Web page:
Duterte’s pivot to Russia
Is President Duterte flashing a pivot to Russia by terminating the Visiting Forces Agreement (VFA) with the United States? Is this the promise he made in 2016 to break away from America and form an “alliance” with China and Russia?
Caught off-guard by Mr. Duterte’s audacious move to terminate the VFA, US officials are looking to the defense dialogue with their Philippine counterparts in March to flex muscle by saving the agreement that governs the presence of US troops in the country. Or they can stall the effectivity of the notice of termination through a review of the 1951 Mutual Defense Treaty (MDT) which both sides had signaled last year.
Talks are ongoing between Philippine officials and Russian diplomats on enhancing military technical cooperation—first sealed in 2017 and upgraded last October. On the agenda are new weapons deals and an arms manufacturing facility in the Philippines. The talks are aimed at filling the void once US military aid ends upon the VFA’s termination. In 2017, Russia donated thousands of AKs, trucks and munitions; last year, it had three Philippine Navy vessels sail to Vladivostok for joint exercises. Russian warships have since been making port calls in Manila.
Russian Ambassador Igor Khovaev sounded political in making an absolute pledge that his country would never interfere in the Philippines’ internal affairs—an oblique reference to US meddling.
In recent years, Russia has actively engaged Asia through the Asia-Pacific Economic Cooperation and has signed a comprehensive agreement with the Association of Southeast Asian Nations. Although Moscow’s pivot to the East is China-centric, it has rekindled bilateral relations with its Cold War ally Vietnam while increasing energy and arms trade with Singapore, Malaysia, Indonesia, and Myanmar.
It also maintains solid security ties with Malaysia and Indonesia, and is on track to clinching the same with the Philippines.
Russia’s role as an emerging player in the region comes at a time when Southeast Asian countries are keeping an equidistant position of economic partnership with China and security ties with the United States. Its entry into the region, especially in trade, will gain traction, enabling countries to balance economic dependence on China with boosting development with Russian energy supplies.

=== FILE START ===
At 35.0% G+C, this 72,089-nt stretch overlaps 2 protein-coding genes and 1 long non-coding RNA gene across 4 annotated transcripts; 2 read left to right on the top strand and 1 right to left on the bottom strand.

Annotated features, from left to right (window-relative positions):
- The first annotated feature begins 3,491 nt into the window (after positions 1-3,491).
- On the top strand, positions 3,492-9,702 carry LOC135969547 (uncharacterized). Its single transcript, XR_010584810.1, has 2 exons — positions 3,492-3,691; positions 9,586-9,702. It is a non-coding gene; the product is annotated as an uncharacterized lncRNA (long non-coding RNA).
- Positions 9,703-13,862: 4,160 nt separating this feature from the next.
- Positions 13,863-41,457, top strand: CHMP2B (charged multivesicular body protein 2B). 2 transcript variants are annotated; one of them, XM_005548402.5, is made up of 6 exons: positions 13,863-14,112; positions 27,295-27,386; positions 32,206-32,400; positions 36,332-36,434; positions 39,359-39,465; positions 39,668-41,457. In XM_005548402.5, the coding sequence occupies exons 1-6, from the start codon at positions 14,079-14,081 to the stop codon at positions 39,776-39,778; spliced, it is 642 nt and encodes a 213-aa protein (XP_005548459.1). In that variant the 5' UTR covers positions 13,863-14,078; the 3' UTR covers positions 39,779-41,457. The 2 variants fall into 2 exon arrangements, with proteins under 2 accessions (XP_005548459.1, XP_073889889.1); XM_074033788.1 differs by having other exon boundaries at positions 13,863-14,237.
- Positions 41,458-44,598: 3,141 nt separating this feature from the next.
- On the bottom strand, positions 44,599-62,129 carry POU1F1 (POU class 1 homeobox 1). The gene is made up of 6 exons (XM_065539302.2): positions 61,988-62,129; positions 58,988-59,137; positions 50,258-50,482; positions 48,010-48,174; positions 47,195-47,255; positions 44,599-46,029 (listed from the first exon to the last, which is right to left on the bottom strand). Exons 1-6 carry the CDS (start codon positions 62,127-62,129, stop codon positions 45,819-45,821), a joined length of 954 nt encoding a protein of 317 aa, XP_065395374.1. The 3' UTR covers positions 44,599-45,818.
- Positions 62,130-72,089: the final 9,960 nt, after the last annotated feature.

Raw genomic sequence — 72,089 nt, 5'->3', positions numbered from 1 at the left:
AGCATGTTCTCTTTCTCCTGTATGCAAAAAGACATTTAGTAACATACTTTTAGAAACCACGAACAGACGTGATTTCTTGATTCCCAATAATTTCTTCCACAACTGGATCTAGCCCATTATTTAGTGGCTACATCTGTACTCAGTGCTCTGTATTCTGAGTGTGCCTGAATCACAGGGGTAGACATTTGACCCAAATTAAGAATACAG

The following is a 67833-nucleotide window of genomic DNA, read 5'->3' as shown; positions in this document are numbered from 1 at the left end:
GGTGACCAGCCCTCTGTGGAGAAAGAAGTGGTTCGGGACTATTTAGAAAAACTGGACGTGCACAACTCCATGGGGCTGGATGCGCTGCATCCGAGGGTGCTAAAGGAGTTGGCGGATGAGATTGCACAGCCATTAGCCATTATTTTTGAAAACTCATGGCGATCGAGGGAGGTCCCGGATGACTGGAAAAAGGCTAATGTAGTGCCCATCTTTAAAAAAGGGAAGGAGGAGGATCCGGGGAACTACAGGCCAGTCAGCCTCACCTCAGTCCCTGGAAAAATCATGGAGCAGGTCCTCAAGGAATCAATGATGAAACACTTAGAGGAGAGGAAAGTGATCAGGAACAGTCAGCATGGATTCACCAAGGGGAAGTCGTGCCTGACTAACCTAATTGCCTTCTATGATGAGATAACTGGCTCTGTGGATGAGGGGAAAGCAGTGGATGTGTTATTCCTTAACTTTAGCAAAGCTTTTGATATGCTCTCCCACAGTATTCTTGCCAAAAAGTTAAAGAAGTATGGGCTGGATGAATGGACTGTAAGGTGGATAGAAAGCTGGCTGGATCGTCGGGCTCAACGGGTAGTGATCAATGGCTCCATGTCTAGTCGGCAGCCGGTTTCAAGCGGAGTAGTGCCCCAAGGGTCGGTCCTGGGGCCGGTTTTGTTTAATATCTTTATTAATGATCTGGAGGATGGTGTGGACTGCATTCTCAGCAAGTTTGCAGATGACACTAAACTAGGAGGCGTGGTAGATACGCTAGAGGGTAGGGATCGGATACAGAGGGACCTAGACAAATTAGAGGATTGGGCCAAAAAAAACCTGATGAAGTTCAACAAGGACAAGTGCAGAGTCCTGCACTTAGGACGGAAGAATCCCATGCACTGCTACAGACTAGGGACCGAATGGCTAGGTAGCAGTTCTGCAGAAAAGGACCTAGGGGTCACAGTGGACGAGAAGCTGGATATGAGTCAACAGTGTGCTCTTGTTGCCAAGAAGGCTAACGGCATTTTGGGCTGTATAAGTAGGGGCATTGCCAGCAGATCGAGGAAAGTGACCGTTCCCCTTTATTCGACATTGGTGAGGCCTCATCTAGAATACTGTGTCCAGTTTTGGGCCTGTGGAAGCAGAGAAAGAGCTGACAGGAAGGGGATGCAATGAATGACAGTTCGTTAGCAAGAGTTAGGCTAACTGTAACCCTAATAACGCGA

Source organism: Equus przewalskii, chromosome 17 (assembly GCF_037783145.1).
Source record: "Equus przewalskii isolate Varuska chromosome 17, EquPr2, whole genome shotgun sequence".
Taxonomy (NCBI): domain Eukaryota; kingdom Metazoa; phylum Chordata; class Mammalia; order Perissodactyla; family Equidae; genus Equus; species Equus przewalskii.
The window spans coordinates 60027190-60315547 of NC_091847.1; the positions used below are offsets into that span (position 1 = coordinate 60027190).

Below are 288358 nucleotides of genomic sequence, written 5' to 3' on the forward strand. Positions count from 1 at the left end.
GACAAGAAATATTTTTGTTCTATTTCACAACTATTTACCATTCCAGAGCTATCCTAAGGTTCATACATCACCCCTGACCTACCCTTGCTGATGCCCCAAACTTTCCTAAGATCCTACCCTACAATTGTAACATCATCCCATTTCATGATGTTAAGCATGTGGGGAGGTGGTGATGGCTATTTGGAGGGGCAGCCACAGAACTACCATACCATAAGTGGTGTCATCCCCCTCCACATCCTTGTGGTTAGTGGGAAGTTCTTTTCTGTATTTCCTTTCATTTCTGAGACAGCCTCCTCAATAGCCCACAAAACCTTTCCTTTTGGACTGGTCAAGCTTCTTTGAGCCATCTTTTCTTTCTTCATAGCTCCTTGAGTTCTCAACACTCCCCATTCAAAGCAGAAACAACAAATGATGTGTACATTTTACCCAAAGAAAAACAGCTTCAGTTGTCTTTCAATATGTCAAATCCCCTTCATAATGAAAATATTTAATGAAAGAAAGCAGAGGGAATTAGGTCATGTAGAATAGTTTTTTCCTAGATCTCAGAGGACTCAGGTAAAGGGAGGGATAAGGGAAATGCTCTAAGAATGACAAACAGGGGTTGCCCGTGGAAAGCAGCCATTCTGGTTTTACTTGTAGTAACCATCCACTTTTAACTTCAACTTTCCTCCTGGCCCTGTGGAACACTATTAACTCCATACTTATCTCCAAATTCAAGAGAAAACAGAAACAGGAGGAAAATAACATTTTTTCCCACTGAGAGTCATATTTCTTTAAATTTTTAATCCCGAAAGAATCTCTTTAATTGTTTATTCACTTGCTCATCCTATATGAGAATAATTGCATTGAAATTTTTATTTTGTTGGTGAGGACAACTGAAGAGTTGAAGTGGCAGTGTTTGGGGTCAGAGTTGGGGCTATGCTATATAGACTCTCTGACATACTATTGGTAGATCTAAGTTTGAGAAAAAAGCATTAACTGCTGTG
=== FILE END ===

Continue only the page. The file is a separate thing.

But if at all, Mr. Duterte’s perceived pivot to Russia is a long shot. Even if the VFA is terminated, the full spectrum of the US-PH alliance system including its cornerstone MDT as well as the 2002 Mutual Logistics Support Agreement and 2014 Enhanced Defense Cooperation Agreement (Edca) will remain intact. The 1999 VFA frames the two parties’ defense cooperation with joint exercises. But the Edca, which allows US forces to preposition and run facilities in Philippine bases, is considered by the Pentagon as the most significant agreement in decades.
Arguably, the United States’ military presence in the Philippines is critical to its core security objectives in the broader Indo-Pacific. Its defense alliance with its former colony primarily serves US security interests. Junking the VFA will call off 300 war exercises scheduled this year. The war games were to be integrated with US-Asean exercises, freedom of navigation operations in the South China Sea, and the prepositioning of a new missile system.
In 70 years, this unequal alliance has dragged the Philippines into US wars in Korea and Indochina, as well as the war on terror in Iraq. But until now, the defense alliance enjoys strong support from factions of the local elite who now challenge the President’s decision to end the VFA.
Even if Mr. Duterte may have good intentions in abandoning the VFA while resisting US meddling, his act has not won unequivocal support from his allies. He has not shown any clear blueprint on what to do with the other defense pacts, let alone a strategic chart toward an independent foreign policy.
Independent foreign policy is always challenging, but it has its own risks. Right now, the biggest question is whether the Duterte administration is prepared to meet possible US retaliation if the going gets tough, such as diplomatic and military sanctions. America will never budge from scaling down its military hegemony and balance of power in the region.
Bobby M. Tuazon is CenPEG director for policy studies and UP professor.
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